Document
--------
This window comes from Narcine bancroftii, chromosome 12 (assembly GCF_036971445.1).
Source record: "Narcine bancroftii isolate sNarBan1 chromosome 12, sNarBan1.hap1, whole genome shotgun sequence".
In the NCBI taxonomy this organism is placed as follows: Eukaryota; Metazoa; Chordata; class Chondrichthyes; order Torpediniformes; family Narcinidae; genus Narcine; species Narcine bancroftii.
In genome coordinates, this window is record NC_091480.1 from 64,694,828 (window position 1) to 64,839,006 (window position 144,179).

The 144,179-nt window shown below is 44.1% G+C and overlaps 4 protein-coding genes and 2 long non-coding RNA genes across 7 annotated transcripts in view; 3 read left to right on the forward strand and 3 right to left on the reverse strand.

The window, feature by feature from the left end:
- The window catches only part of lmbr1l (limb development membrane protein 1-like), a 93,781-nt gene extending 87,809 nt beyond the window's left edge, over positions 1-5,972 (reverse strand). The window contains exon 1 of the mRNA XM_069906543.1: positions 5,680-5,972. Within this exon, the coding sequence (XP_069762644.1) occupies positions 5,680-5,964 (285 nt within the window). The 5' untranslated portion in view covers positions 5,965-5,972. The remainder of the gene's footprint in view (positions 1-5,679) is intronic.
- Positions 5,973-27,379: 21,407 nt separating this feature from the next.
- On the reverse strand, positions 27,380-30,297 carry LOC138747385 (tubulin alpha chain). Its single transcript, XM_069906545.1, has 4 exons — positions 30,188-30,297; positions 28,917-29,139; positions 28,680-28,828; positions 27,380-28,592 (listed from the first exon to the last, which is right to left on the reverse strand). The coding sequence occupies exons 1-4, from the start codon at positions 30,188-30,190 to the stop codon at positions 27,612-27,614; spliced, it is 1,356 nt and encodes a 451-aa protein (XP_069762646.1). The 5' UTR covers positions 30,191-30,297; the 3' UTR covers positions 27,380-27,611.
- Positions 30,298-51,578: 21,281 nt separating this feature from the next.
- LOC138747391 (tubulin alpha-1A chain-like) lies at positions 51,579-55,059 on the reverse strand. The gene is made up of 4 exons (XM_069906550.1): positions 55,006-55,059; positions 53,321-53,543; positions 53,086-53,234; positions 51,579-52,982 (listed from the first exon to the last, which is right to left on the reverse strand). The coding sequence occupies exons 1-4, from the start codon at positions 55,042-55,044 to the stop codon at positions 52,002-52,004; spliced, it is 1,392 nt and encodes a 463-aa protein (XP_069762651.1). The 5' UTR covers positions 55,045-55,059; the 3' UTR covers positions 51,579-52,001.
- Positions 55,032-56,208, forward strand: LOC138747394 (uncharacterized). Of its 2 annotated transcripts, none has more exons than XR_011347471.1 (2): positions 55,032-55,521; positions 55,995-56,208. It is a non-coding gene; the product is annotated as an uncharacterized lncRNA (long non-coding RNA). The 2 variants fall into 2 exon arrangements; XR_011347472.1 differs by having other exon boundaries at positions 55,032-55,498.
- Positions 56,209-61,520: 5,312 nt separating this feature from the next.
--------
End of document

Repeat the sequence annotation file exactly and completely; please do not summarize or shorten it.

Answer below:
This window comes from Narcine bancroftii, chromosome 12 (assembly GCF_036971445.1).
Source record: "Narcine bancroftii isolate sNarBan1 chromosome 12, sNarBan1.hap1, whole genome shotgun sequence".
In the NCBI taxonomy this organism is placed as follows: Eukaryota; Metazoa; Chordata; class Chondrichthyes; order Torpediniformes; family Narcinidae; genus Narcine; species Narcine bancroftii.
In genome coordinates, this window is record NC_091480.1 from 64,694,828 (window position 1) to 64,839,006 (window position 144,179).

The 144,179-nt window shown below is 44.1% G+C and overlaps 4 protein-coding genes and 2 long non-coding RNA genes across 7 annotated transcripts in view; 3 read left to right on the forward strand and 3 right to left on the reverse strand.

The window, feature by feature from the left end:
- The window catches only part of lmbr1l (limb development membrane protein 1-like), a 93,781-nt gene extending 87,809 nt beyond the window's left edge, over positions 1-5,972 (reverse strand). The window contains exon 1 of the mRNA XM_069906543.1: positions 5,680-5,972. Within this exon, the coding sequence (XP_069762644.1) occupies positions 5,680-5,964 (285 nt within the window). The 5' untranslated portion in view covers positions 5,965-5,972. The remainder of the gene's footprint in view (positions 1-5,679) is intronic.
- Positions 5,973-27,379: 21,407 nt separating this feature from the next.
- On the reverse strand, positions 27,380-30,297 carry LOC138747385 (tubulin alpha chain). Its single transcript, XM_069906545.1, has 4 exons — positions 30,188-30,297; positions 28,917-29,139; positions 28,680-28,828; positions 27,380-28,592 (listed from the first exon to the last, which is right to left on the reverse strand). The coding sequence occupies exons 1-4, from the start codon at positions 30,188-30,190 to the stop codon at positions 27,612-27,614; spliced, it is 1,356 nt and encodes a 451-aa protein (XP_069762646.1). The 5' UTR covers positions 30,191-30,297; the 3' UTR covers positions 27,380-27,611.
- Positions 30,298-51,578: 21,281 nt separating this feature from the next.
- LOC138747391 (tubulin alpha-1A chain-like) lies at positions 51,579-55,059 on the reverse strand. The gene is made up of 4 exons (XM_069906550.1): positions 55,006-55,059; positions 53,321-53,543; positions 53,086-53,234; positions 51,579-52,982 (listed from the first exon to the last, which is right to left on the reverse strand). The coding sequence occupies exons 1-4, from the start codon at positions 55,042-55,044 to the stop codon at positions 52,002-52,004; spliced, it is 1,392 nt and encodes a 463-aa protein (XP_069762651.1). The 5' UTR covers positions 55,045-55,059; the 3' UTR covers positions 51,579-52,001.
- Positions 55,032-56,208, forward strand: LOC138747394 (uncharacterized). Of its 2 annotated transcripts, none has more exons than XR_011347471.1 (2): positions 55,032-55,521; positions 55,995-56,208. It is a non-coding gene; the product is annotated as an uncharacterized lncRNA (long non-coding RNA). The 2 variants fall into 2 exon arrangements; XR_011347472.1 differs by having other exon boundaries at positions 55,032-55,498.
- Positions 56,209-61,520: 5,312 nt separating this feature from the next.